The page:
In Moore v. Commercial Aircraft Interiors, 2012 WL 1947890 (Wash. Ct. App., May 29, 2012), a Washington Appeals Court held that a former employee suing his former employer for tortious interference with business expectancy must show actual evidence and not simply conclusory statements of his alleged former employer’s improper purpose, in order to recover.
Robert Moore (“Moore”) worked for Commercial Aircraft Interiors (“CAI”) from 2003 until his voluntary resignation in 2008. Moore never signed a non-compete agreement with the company, but did sign a non-disclosure agreement intended to protect CAI’s confidential, proprietary, and trade secret information.
A few months after his resignation from CAI, CAI began merger negotiations with a competitor, Volant Aerospace Holdings LLC (“Volant”). The companies hired Moore as an “independent consultant” to assist with negotiations. As part of his employment, Moore signed contracts with both companies prohibiting the disclosure of trade secrets, finances or “other know-how” to third parties.
After a few months, negotiations between the parties broke down. Moore went back to work at CAI., but was laid off by about three months later. Later that year, Moore applied to Volant, which seriously considered hiring him, but was hesitant to do so without CAI’s blessing. As a result, Volant’s president wrote to CAI asking for the company’s acknowledgement that hiring Moore was not objectionable and would not violate any legal agreement. CAI responded, via counsel, that the company opposed Moore’s hiring, and that as a Volant employee, Moore could not “avoid the use of or disregard the infinite knowledge he possesse[d] of CAI’s confidential information and trade secrets.” CAI threatened litigation for unfair competition if Volant were to hire Moore.
As a result of the letter, Moore failed to obtain employment with Volant, and sued CAI, alleging tortious interference with a business expectancy and blacklisting. The trial court granted summary judgment for CAI, finding Moore had failed to state sufficient evidence that CAI had acted in bad faith or with malice. Moore appealed to the Court of Appeals, which affirmed the summary judgment.
In affirming the trial court’s ruling, the Court of Appeals found the burden was on Moore to establish the elements of tortious interference. To do so, he would need to prove the existence of five elements: “(1)existence of a valid contractual relationship or business expectancy, (2) that defendants had knowledge of that relationship, (3) an intentional interference inducing or causing a breach or termination of the relationship or expectancy, (4) that defendants interfered for an improper purpose or used improper means, and (5) resultant damage.
Here, however, the court found Moore failed to show improper means or purpose. Although Moore argues CAI’s threat of litigation provided sufficient proof, the court found “threatened lawsuits may constitute an interference by improper means only where the interferor has no belief in the merit of the litigation or threatens litigation only to harass the third parties and not to bring his claim to definitive adjudication.” Here, the burden of proof was on Moore to show the litigation was not in good faith, and the two sworn declarations provided were merely conclusory, and as such, insufficient evidence.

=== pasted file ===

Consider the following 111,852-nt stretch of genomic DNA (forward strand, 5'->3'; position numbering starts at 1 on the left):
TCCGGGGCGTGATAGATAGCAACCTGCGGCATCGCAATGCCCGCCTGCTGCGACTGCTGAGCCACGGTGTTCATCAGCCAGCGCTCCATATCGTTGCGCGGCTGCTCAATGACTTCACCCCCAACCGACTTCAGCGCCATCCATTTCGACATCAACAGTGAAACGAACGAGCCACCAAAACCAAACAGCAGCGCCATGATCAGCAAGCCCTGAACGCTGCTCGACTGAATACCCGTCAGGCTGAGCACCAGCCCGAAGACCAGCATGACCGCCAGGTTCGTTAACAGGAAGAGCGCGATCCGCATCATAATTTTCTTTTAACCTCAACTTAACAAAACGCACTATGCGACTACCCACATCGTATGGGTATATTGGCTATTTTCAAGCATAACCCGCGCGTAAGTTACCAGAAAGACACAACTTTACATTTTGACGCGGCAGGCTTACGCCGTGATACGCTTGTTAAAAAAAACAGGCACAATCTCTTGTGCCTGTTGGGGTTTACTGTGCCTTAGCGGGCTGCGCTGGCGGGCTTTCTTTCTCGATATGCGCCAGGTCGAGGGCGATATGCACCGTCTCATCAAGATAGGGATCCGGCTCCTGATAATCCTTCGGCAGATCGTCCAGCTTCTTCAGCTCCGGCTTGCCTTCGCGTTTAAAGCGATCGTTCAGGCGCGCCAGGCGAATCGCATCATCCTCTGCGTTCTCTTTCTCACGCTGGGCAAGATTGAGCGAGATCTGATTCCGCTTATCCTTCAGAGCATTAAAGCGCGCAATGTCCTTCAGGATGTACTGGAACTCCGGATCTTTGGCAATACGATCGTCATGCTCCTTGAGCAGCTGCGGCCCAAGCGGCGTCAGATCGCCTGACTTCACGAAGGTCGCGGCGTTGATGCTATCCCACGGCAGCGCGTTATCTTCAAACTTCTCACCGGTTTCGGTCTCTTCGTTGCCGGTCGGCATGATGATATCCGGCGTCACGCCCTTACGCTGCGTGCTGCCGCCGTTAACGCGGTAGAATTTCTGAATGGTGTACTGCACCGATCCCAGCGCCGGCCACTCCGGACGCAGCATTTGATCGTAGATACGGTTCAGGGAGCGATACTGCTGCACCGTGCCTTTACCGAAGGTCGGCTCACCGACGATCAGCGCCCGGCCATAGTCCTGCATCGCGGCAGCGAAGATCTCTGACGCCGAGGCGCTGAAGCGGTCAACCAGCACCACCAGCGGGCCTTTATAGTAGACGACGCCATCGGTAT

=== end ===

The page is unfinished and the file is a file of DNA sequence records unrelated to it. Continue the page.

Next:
Similarly, the court dismissed Moore’s argument that CAI failed to act in good faith, because their reasons for legal action relied on the inevitable disclosure doctrine, rather than any actual threat of trade secret disclosure. This doctrine, which, in some jurisdictions, prevents an employee from going to work for a competitor by demonstrating the employee would inevitably disclose trade secrets, has never been expressly adopted by the Washington courts. The court rejected Moore’s argument, finding the inevitable disclosure doctrine irrelevant, since the case at issue did not allege trade secret misappropriation, and neither party sought an injunction.
Similarly, the court dismissed Moore’s claim of blacklisting, finding the only evidence Moore could provide to support the claim were the statements from his own conclusory declarations, which were insufficient to support a claim.
Ultimately, the court found the evidence suggested CAI was simply asserting in “good faith, an arguable interpretation of existing law” which did not make the company liable for tortious interference or blacklisting. Here, no evidence showed threatened frivolous litigation based on a desire to harass or harm Moore according to the court.
Moore v. Commercial Aircraft Interiors provides some important lessons for both employers and employees regarding cases where an employee leaves to work for a competitor. From an employer’s perspective, this ruling seems to suggest a former employer has some leeway in the types of litigation threats made against a former employee who tries to work for a direct competitor so long as they rely on "arguable interpretation[s] of existing law."